West Suffolk farmer risked spread of deadly disease to cattle and humans

Published

A farmer who risked spreading Bovine Tuberculosis by failing to appropriately dispose of farmed animal remains was successfully prosecuted by Trading Standards.

Wayne Parker, 32, from Mildenhall, of Wayne Parker Farming pleaded guilty today (5 February 2020) to 8 counts of animal health offences at Ipswich Magistrates Court.

Mr Parker has been given a 12-week custodial sentence, suspended for 18 months. He was ordered to pay a £122 victim surcharge and Suffolk County Council Trading Standards were also awarded full costs.

Mr Parker was charged on counts under the Animal Health Act 1981, the Animal By-Products (Enforcement) (England) Regulations 2013 for contravening disposal requirements, the Cattle Identification Regulations 2007 for failing to keep records, notifying movement and deaths.

Amongst his offences, Mr Parker moved large quantities of cattle without following the required processes, including Bovine Tuberculosis testing. This disease is mainly spread into new herds through the movement of infected cattle that have not been detected. He also risked spread of the disease by failing to dispose of animal by-products in the correct manner.

When sentencing Mr Parker, the magistrates bench said:

“The court finds the matters serious and custody is warranted, [the offences are] of such high risk and economic harm.”

A Suffolk County Council Trading Standards spokesperson said:

“There are many potential dangerous consequences to Mr Parker’s actions, one of the most serious being the contravention of the Tuberculosis (England) Order 2014.

“Bovine Tuberculosis is contagious amongst cattle, other mammals and humans. It is a disease which is taken very seriously by us.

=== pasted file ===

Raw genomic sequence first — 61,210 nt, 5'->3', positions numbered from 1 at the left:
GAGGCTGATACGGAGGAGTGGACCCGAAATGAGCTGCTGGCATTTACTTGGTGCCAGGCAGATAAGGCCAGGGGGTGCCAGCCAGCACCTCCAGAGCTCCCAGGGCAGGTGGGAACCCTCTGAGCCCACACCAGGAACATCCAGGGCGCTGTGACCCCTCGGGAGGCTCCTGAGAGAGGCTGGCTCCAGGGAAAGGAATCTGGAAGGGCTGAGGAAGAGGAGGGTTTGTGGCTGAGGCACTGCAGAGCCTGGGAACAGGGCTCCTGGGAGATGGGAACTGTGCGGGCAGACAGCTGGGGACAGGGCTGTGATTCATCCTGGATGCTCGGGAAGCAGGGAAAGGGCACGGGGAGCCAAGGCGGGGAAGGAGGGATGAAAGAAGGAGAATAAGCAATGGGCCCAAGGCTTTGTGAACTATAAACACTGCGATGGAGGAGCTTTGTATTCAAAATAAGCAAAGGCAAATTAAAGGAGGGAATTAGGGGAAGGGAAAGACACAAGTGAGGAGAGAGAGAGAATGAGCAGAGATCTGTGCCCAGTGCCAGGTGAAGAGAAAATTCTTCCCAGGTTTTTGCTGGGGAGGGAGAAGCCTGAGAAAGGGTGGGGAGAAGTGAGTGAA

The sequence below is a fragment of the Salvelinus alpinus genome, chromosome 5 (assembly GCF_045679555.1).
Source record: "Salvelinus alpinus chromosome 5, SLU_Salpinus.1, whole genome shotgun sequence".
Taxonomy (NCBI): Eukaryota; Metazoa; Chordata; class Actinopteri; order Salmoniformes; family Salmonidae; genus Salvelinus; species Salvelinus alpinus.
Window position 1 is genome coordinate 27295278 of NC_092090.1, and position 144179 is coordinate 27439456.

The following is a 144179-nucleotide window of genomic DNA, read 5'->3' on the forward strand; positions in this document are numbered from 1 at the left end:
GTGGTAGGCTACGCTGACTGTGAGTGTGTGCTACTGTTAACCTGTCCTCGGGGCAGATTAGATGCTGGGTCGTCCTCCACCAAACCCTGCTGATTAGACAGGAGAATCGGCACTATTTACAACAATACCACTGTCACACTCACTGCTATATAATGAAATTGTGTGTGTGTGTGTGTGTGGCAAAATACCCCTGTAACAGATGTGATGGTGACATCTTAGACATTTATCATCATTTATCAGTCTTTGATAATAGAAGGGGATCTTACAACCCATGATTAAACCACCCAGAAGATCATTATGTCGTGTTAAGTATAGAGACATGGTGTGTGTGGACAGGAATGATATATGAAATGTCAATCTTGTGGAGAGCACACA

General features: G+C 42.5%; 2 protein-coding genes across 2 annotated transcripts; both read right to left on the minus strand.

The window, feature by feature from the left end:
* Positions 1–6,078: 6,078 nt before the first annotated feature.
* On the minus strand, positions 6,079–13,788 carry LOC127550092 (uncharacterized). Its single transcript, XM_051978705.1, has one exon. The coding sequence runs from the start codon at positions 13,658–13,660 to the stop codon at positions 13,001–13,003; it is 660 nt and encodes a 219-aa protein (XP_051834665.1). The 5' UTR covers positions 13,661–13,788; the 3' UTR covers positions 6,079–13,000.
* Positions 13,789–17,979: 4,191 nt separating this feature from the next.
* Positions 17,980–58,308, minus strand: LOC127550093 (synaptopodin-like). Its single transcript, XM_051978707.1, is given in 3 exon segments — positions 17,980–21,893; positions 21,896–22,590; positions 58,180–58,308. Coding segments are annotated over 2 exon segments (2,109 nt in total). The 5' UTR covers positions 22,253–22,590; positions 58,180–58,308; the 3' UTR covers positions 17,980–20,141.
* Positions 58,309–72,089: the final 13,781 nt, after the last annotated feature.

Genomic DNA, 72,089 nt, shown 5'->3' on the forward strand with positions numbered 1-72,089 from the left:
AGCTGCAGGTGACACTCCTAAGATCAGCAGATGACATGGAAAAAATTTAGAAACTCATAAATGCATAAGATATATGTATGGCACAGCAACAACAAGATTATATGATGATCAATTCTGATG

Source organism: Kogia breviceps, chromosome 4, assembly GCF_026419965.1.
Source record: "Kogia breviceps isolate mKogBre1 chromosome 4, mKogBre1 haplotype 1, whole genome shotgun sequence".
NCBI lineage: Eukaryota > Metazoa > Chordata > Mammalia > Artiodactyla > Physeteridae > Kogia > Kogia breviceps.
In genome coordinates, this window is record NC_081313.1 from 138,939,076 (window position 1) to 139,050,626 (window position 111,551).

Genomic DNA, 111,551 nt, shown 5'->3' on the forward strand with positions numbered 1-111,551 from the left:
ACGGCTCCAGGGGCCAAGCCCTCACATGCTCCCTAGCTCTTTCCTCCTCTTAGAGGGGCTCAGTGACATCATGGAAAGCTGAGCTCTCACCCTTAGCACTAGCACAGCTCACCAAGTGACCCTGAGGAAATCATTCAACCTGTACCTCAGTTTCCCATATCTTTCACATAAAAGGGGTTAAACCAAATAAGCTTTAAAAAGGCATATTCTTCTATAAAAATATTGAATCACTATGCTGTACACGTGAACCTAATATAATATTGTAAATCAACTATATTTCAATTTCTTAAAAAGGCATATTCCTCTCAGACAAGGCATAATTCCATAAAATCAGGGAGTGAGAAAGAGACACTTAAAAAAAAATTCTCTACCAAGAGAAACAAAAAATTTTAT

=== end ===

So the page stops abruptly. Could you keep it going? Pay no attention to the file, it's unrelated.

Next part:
“His disregard for keeping the required records and movements of cattle, has impacted other people in the supply chain. 18 other businesses had cattle passports withdrawn due to lack of traceability, and as a result may suffer significant financial loss.”

Councillor Richard Rout, cabinet member for Environment and Public Protection at Suffolk County Council, said:

“Mr Parker’s offences were extremely serious. We will continue to pursue such prosecutions in our duty to protect both human and animal health, and Suffolk’s rural economy.

“His actions demanded an immediate and extensive response from our officers and many of our partner agencies. I thank those colleagues who have supported us from the Animal and Plant Health Agency, Environment Agency, Rural Payments Agency, British Cattle Movement Service and Cambridgeshire Trading Standards.”

If you are concerned about the activities of a livestock keeper or the welfare of livestock you can report it, in confidence, by contacting the national Citizens Advice Helpline on 0808 223 1133.

If you suspect a case of Bovine Tuberculosis, you must report it immediately by calling the Defra Rural Services Helpline on 03000 200 301.